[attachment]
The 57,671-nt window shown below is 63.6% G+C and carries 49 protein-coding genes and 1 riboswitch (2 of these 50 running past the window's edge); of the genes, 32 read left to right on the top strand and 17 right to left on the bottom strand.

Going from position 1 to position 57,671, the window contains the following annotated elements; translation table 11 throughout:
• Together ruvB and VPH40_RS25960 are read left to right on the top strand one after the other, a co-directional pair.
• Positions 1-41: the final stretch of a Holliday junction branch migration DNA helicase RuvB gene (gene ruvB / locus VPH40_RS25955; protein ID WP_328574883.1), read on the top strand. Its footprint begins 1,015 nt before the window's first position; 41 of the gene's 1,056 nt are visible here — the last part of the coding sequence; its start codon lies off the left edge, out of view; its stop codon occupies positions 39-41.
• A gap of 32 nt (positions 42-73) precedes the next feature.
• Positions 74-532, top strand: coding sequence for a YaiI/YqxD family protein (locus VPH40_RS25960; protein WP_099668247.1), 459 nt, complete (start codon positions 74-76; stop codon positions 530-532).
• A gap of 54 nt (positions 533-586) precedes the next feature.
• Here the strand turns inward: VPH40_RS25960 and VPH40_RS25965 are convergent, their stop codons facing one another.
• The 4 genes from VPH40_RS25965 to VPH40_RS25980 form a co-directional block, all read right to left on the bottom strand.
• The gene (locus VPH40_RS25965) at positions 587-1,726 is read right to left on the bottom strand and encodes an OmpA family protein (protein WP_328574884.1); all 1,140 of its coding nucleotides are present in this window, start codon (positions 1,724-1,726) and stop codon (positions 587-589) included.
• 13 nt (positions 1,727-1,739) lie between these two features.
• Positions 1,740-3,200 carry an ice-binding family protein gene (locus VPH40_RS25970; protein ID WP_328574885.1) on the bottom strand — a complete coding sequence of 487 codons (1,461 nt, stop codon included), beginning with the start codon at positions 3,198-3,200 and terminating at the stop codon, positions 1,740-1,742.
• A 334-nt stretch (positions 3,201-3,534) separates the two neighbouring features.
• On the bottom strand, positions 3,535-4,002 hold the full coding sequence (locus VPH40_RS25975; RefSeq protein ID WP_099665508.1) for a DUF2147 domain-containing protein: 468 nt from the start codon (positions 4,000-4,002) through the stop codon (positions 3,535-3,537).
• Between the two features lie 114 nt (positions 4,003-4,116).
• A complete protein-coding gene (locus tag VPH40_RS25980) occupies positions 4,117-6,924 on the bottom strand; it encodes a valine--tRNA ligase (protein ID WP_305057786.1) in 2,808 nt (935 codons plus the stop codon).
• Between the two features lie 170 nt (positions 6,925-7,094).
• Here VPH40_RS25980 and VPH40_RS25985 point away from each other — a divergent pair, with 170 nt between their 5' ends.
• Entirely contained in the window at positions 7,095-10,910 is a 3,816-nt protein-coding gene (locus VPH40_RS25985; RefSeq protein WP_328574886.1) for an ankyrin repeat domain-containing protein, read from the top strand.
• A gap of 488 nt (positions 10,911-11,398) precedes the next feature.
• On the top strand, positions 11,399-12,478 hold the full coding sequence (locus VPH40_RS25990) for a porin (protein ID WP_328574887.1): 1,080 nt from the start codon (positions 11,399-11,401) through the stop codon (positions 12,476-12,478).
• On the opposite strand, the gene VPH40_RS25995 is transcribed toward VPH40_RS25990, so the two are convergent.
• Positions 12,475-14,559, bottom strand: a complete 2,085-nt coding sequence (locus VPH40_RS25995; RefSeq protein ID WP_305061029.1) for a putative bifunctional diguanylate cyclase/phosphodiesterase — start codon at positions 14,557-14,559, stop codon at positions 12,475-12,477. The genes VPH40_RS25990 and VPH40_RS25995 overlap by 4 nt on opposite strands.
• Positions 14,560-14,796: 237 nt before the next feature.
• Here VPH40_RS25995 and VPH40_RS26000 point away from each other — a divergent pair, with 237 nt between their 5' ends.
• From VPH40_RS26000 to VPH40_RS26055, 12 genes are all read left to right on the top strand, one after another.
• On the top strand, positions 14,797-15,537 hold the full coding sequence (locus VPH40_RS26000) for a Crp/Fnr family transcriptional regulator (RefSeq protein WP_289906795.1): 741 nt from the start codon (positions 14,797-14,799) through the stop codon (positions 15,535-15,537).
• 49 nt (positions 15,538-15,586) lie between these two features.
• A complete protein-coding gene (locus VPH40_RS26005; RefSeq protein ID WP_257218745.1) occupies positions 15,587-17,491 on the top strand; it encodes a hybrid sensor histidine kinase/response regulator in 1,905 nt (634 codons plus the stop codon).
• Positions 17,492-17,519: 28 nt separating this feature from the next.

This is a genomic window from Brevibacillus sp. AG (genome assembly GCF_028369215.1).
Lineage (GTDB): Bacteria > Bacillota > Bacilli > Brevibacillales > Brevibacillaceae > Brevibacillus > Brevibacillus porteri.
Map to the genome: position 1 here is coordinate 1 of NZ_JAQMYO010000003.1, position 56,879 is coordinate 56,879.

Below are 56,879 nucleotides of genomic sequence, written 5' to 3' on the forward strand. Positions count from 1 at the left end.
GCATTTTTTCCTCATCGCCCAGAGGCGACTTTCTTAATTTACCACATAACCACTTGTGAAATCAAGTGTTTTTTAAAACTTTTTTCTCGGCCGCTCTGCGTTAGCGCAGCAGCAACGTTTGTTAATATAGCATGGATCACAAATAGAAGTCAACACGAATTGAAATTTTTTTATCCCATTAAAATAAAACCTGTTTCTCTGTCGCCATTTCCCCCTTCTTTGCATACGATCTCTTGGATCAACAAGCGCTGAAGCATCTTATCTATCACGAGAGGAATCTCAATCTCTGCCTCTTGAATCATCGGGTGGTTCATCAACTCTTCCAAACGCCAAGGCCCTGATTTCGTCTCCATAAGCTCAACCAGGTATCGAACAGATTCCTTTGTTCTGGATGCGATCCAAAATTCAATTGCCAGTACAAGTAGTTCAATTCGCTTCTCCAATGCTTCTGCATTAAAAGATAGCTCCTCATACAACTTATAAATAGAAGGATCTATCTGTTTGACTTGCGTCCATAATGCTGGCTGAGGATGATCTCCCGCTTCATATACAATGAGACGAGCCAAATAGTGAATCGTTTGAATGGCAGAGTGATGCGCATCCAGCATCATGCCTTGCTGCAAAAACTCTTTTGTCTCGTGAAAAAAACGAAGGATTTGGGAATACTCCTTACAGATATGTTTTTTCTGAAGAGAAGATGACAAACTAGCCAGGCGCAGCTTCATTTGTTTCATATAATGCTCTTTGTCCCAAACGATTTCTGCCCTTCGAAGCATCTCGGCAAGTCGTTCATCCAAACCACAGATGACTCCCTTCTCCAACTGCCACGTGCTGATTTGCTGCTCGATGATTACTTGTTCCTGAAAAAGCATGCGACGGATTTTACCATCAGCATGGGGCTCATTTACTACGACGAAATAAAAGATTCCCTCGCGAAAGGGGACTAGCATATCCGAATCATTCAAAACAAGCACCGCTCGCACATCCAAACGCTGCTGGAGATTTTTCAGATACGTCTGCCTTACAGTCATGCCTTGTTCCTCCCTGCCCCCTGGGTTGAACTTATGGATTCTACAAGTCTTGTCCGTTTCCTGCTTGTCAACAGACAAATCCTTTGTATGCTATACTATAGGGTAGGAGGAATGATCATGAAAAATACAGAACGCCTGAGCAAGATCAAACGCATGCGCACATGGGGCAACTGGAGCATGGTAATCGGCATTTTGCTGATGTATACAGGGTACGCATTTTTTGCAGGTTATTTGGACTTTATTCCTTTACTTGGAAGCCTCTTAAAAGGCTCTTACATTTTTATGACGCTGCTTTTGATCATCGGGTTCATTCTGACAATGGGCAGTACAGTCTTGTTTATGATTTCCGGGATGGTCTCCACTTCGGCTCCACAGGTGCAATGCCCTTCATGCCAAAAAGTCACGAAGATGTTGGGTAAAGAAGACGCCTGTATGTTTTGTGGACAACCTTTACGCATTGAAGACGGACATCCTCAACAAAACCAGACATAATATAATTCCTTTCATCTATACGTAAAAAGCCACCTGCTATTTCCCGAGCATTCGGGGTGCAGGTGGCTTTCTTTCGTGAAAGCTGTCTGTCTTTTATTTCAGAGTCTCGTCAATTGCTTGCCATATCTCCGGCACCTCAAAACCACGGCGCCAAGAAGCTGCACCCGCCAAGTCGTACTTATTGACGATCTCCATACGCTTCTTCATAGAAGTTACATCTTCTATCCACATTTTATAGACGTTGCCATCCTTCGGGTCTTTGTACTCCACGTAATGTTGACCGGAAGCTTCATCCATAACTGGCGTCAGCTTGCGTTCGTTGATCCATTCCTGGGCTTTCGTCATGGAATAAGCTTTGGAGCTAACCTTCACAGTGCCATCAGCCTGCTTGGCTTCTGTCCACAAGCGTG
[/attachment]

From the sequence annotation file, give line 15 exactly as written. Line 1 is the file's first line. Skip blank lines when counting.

• Between the two features lie 114 nt (positions 4,003-4,116).